As I recall the video tutorial does mention that some of the performances have “hard wired” notes that may be incompatible with some Scales/Keys. I have noticed this here and there. What I’ve done in those cases is to print the MIDI to a MIDI track and then edit the few out of scale notes. Of course, then, you must turn off the Performance.
When I hit such a place I use my MIDI Controller and unbind Scaler. I like the internal sounds, but mostly use Scaler to drive and print parts for other instruments.
Some kind of “pitch quantize” might be “nice.” I realize this may not be a perfect solution, but I’ve used it to adjust the odd note that shows in a given performance. I often find that I’m starting parts start with performance mode but doing further editing/recording to improve the part.
@1stInversion is right, in “chord” mode, the phrases are resolved against a scale that depends on the chord you are playing. So when you play an F Maj chord, it will play the phrase content in F major scale and contain notes out of the C major scale.
You can however switch to “scale” mode in the settings panel. In this mode, the phrase will be adapted to the currently selected scale. It will not depend on the chord played anymore and you won’t have to manually edit the notes.
If you want to get into more customization, drag the chord into Section C and open the Edit playback mode. Here, you can set each chord to “scale” mode and select any scale supported by Scaler. When playing back your progression the phrase content will be generated in the selected scale.
Your solution is exactly the one that I’ve been using! I’m new to Scaler, but I think the thing that really sets it apart from other plugins I’ve tried is the performances/phrases. I would really love if a ‘foolproof’ in-key mode could be added that makes it unnecessary to have to go back and make edits or use workarounds. But, the more I learn Scaler the more I really like it. It’s such a powerful tool.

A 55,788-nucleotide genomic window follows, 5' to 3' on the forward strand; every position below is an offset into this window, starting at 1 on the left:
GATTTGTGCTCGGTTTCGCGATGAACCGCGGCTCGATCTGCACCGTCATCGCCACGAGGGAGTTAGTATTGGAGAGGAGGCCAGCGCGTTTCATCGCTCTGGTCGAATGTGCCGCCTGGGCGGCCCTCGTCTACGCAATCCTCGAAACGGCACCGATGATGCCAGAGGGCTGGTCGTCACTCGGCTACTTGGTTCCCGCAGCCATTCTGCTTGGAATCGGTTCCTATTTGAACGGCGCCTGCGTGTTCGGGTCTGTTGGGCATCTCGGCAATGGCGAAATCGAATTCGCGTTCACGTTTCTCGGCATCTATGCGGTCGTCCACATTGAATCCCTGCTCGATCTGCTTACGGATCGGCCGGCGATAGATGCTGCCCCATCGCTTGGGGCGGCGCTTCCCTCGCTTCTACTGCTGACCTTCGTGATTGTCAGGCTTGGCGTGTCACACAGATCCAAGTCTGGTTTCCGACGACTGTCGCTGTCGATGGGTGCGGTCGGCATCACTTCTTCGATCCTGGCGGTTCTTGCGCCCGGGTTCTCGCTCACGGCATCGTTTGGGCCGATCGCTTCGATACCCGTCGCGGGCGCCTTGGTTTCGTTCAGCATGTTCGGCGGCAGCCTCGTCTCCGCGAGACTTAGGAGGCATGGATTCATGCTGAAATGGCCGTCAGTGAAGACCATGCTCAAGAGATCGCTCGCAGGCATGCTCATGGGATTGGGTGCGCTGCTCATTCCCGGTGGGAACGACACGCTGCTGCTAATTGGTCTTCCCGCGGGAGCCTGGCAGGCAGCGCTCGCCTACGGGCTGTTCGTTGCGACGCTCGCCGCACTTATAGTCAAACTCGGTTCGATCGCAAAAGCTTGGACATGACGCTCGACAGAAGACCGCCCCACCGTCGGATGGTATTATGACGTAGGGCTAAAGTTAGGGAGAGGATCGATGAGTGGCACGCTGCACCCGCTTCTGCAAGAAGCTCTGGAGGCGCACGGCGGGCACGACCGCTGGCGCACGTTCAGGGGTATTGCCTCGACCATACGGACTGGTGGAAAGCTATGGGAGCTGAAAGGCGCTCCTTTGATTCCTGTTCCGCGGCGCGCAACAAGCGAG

Your Section C idea sounds very powerful. I’m going to try getting deeper with this concept.
The ‘scale based’ mode feels limiting to me because of how the melody always stays in a fixed position. One workaround I’ve tried is to use the key switch to temporarily use ‘scale mode’ on any notes that create phrases outside of the key.
I really think adding a universal ‘in key’ mode would bring Scaler’s power to a new level. Either way, I’m still blown away by the power and depth of Scaler.
There a fine line between making everything 100% compatible and less interesting. Remember these phrases are made by musicians and producers where adding harmonic nuisances is what makes tracks special. Sometimes they don’t translate everywhere but as mentioned before there is always the flexibility of dragging and editing in DAW. We have plans for the future which will make all of this more malleable.
@davide I completely understand what you are saying about maintaining the integrity of the artist’s original intention when they crafted the phrases.
I think a perfect solution would be to have 2 modes.
'Purist’ Mode: Scaler’s current behavior
‘Conformist’ Mode: forces phrase notes to the nearest ‘in key’ scale tone
For me, the current implementation is a workflow killer. I would like to create a custom chord progression and then experiment with phrases in the key I’ve chosen to work in. I’d never want to hear ‘out of key’ notes by default. Dragging and editing in the DAW just slows the creation process down.
Scaler is such an amazingly customizable piece of software, so it just makes no sense to me why it should not be flexible in the phrases area as well.
I’m only harping on about this because I’m genuinely impressed by Scaler. Unlike other similar plugins, I could really see Scaler becoming a genuine part of my writing workflow.
Looking forward to seeing what Scaler will offer in the future!
I’m not sure how much this is a problem in many respects. There are lots of music styles where one ventures outside the scale notes to phrase things in interesting ways. John Williams uses these kind of voicings all the time and it adds so much depth to the aural soundscape. Perhaps one might look at these as a learning experience on how things might be made to work. Again I think of Scaler as not doing everything for you but of opening doors that I might not have thought to open and leading down interesting paths. Just my opinion of course.
I don’t think it’s a problem at all. I’m glad some of the performances have real character rather than just conforming to diatonic patterns. I have no objection to non-harmonic tones, passing tones, etc. used in performances. IMHO, they add to the party. It’s certainly easy enough to change a pitch or two that doesn’t work.